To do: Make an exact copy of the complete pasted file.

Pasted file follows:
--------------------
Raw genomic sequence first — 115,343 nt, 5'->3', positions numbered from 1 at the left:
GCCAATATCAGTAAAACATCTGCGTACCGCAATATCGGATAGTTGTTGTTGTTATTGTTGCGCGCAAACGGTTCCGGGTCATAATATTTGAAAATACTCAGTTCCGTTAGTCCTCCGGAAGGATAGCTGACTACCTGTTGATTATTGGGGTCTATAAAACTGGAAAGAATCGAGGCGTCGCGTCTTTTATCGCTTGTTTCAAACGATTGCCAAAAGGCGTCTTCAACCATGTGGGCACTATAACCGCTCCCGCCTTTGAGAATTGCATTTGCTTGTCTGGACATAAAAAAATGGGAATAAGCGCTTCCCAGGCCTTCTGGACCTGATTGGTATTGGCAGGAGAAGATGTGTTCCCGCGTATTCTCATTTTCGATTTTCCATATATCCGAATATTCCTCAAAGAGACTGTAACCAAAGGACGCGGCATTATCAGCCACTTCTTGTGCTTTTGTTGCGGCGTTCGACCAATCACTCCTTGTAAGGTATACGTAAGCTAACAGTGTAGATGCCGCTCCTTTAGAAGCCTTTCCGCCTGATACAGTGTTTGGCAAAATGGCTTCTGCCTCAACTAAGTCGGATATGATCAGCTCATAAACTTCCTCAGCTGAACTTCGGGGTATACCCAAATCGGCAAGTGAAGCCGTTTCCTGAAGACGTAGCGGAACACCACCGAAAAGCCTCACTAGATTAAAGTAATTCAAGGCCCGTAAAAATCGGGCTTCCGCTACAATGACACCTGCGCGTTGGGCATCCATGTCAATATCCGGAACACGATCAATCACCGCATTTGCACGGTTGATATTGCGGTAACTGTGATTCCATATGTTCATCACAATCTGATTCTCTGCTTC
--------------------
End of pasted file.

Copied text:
Raw genomic sequence first — 115,343 nt, 5'->3', positions numbered from 1 at the left:
GCCAATATCAGTAAAACATCTGCGTACCGCAATATCGGATAGTTGTTGTTGTTATTGTTGCGCGCAAACGGTTCCGGGTCATAATATTTGAAAATACTCAGTTCCGTTAGTCCTCCGGAAGGATAGCTGACTACCTGTTGATTATTGGGGTCTATAAAACTGGAAAGAATCGAGGCGTCGCGTCTTTTATCGCTTGTTTCAAACGATTGCCAAAAGGCGTCTTCAACCATGTGGGCACTATAACCGCTCCCGCCTTTGAGAATTGCATTTGCTTGTCTGGACATAAAAAAATGGGAATAAGCGCTTCCCAGGCCTTCTGGACCTGATTGGTATTGGCAGGAGAAGATGTGTTCCCGCGTATTCTCATTTTCGATTTTCCATATATCCGAATATTCCTCAAAGAGACTGTAACCAAAGGACGCGGCATTATCAGCCACTTCTTGTGCTTTTGTTGCGGCGTTCGACCAATCACTCCTTGTAAGGTATACGTAAGCTAACAGTGTAGATGCCGCTCCTTTAGAAGCCTTTCCGCCTGATACAGTGTTTGGCAAAATGGCTTCTGCCTCAACTAAGTCGGATATGATCAGCTCATAAACTTCCTCAGCTGAACTTCGGGGTATACCCAAATCGGCAAGTGAAGCCGTTTCCTGAAGACGTAGCGGAACACCACCGAAAAGCCTCACTAGATTAAAGTAATTCAAGGCCCGTAAAAATCGGGCTTCCGCTACAATGACACCTGCGCGTTGGGCATCCATGTCAATATCCGGAACACGATCAATCACCGCATTTGCACGGTTGATATTGCGGTAACTGTGATTCCATATGTTCATCACAATCTGATTCTCTGCTTC